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Expert Financial Analysis and Reporting

Antares: Thoughts on the Resignation of the CEO (ATRS, $2.76, Buy)

The resignation of Paul Wotton as CEO of Antares came as a surprise to me and I think most other investors. He has left to become chief executive officer of a development stage biotechnology company and has also resigned from the Board of Directors. There must have been some foreknowledge of and planning for his leaving as the Company immediately named a new CEO instead of setting up an interim CEO and going through a search process.

The new CEO is Eamonn Hobbs who has been on the Antares board since 2009. He also has over 30 years of experience in pharmaceuticals and medical devices and was most recently CEO of Delcath. I have met Mr. Hobbs but I don’t know him. He seems to have excellent credentials with his five years of board experience and long experience in running a Company and working in the industry. Hopefully, this will result in a seamless transition of leadership. By chance, I will be attending a presentation by Antares later today and will hopefully learn more about this situation.

I obviously don’t know the details of Paul Wotton’s leaving. I liked him as both a CEO and as a person and he has done a very good job of building Antares. Looking at the role of the CEO, his primary job is forming strategy and building a strong management team to execute it; Mr. Wotton did a good job of both. I think that the strategy that will drive Antares for the next five years is in place so that Mr. Hobbs will not immediately have to make any dramatic decisions and perhaps his major role will be to keep the ship on course. Likewise in the execution of the business plan, the people executing the plan, particularly as it applies to Otrexup, are in place and the Wotton departure shouldn’t affect the launch.

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  1. One of our colleagues on this website sent me the following message. It gives good insight into Mr. Wotton’s departure.I appreciate the input.


    As an “add on” to the initial message, If interested, I spoke with Jack Howarth (VP of Investor Relations at Antares) earlier today (long conversation). Short version – Per Jack this was a “friendly” parting, and unexpected. “The dance” between PW and his new employer started a couple of months ago. They contacted (recruited) PW. PW became interested due to the other company being a “developmental” pharma (what attracted him to Antares 5 years ago). PW would rather spend his time building a developmental pharma than managing a commercial pharma – what Antares has now become. No red flags, PW was not forced out, no warning signs as the result of this change. PW simply chose to leave and do what he would rather do, and leave the commercializing of Antares to those who want to do that sort of thing. Antares has a strong succession plan in place, so naming Paul’s successor with an internal hire was a fast and simple process. PW’s successor has a similar vision for Antares, and all existing programs are still and “go”. The transition to the new CEO is expected to have virtually no disruption to the execution of their business plan. So there you have it.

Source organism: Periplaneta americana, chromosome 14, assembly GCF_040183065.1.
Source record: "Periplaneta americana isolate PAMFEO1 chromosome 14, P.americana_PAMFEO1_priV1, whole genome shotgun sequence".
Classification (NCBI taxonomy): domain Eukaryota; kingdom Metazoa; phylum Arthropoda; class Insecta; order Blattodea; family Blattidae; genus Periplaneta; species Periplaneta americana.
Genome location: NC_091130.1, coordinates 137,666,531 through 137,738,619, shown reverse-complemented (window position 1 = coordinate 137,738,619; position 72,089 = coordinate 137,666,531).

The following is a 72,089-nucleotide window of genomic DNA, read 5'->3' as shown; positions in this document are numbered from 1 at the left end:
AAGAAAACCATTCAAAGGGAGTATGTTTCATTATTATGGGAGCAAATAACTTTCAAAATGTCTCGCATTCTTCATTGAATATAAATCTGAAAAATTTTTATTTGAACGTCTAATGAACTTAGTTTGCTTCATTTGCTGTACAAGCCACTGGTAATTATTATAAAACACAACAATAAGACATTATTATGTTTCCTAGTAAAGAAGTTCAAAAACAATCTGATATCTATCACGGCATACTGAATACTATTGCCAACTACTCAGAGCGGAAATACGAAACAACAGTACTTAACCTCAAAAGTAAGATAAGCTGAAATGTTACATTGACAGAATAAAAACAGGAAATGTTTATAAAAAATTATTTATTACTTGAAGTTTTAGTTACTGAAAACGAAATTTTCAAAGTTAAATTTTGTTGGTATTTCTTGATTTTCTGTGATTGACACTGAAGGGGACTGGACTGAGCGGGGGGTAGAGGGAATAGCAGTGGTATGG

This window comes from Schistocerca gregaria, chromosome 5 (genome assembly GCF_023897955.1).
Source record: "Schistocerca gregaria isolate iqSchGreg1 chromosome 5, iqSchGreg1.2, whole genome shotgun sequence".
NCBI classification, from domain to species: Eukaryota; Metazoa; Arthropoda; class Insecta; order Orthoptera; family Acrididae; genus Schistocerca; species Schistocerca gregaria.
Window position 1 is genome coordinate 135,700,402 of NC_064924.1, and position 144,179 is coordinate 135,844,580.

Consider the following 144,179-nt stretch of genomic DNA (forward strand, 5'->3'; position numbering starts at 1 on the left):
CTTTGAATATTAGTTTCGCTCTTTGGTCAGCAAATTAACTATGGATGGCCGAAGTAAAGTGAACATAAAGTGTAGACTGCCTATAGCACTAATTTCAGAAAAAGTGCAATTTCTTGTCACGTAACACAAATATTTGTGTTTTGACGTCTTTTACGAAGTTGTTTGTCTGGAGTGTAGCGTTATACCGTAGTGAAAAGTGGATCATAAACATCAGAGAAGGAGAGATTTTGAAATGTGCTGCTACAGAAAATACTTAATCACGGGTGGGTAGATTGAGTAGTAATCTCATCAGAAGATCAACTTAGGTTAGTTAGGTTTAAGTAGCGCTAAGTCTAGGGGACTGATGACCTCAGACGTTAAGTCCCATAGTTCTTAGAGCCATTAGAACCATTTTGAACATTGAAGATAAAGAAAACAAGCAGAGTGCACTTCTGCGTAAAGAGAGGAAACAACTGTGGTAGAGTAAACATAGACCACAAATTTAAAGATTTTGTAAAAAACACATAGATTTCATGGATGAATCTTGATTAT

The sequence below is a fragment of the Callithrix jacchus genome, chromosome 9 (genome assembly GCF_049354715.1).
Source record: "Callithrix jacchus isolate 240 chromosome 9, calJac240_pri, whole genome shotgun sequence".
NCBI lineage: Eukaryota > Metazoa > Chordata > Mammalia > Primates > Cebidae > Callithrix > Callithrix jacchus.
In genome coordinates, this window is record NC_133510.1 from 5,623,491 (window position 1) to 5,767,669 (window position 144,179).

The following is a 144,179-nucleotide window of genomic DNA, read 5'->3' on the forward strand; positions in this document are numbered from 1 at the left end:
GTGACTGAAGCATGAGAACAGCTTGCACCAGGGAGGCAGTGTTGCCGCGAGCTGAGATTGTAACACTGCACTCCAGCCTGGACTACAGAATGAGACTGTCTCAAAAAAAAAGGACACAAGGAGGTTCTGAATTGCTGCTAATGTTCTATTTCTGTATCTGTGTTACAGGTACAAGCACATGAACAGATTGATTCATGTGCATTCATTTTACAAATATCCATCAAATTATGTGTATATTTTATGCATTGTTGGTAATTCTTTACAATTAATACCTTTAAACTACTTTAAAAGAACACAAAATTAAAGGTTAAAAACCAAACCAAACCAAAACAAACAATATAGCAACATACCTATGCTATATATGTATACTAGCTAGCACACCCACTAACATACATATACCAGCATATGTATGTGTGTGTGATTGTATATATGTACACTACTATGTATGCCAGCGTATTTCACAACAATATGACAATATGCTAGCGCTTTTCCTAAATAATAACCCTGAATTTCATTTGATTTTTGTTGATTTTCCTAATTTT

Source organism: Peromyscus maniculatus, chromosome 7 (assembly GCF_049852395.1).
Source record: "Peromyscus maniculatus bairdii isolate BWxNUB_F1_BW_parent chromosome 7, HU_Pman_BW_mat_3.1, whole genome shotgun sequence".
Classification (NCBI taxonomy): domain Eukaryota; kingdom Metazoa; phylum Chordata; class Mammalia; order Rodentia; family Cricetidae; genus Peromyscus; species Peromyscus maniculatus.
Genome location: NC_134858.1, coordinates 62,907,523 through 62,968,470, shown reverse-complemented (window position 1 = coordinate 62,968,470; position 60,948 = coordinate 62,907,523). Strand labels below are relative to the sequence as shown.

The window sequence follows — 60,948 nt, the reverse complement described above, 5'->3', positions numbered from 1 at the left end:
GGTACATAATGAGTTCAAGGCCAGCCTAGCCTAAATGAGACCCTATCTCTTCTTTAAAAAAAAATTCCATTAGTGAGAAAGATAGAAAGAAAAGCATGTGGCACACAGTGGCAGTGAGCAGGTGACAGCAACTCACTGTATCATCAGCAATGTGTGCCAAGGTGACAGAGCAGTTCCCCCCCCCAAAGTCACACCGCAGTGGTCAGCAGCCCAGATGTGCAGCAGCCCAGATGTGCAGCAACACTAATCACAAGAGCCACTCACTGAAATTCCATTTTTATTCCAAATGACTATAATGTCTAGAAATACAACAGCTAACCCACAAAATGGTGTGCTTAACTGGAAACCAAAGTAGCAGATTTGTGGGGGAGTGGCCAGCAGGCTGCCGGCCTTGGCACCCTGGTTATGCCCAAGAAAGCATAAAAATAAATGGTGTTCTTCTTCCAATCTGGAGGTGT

Jack has known PW for 20 years. They are personal friends. I have no reason to doubt what Jack said (maybe I’m being naïve, but I have no reason to doubt what Jack said).

  2. My experience with Delcath is Hobbs is not a good CEO at all. Delcath has a filter system that allows high concentrations of chemotherapy to the liver that is then filtered out before it can harm the rest of the body. He made wild statements at Delcath such as the reason that Melphalan worked so well in the liver was that the liver cells were somewhat immune to it. When asked why in primary liver cancer the liver cancer cells weren’t equally immune there was no answer until the PR firm backed off that whole approach and gave another reason for choice of the drug. He also lied, in my opinion, on the side effects of the first generation filter system. They got shot down at the FDA and new information was revealed for the first time on the terrible side effects. They should never have gone forward with the gen 1 filter and waited until the gen 2 filter was ready. As far as I can tell he was canned from Delcath. I would never invest in any company he is running.

  3. As I commented in my last blog, I have a colleague that I have known for 30 year and is extremely knowledgeable in the device area. He has known Hobbs for many years and holds him in very high regard. I put great weight on his opinion.


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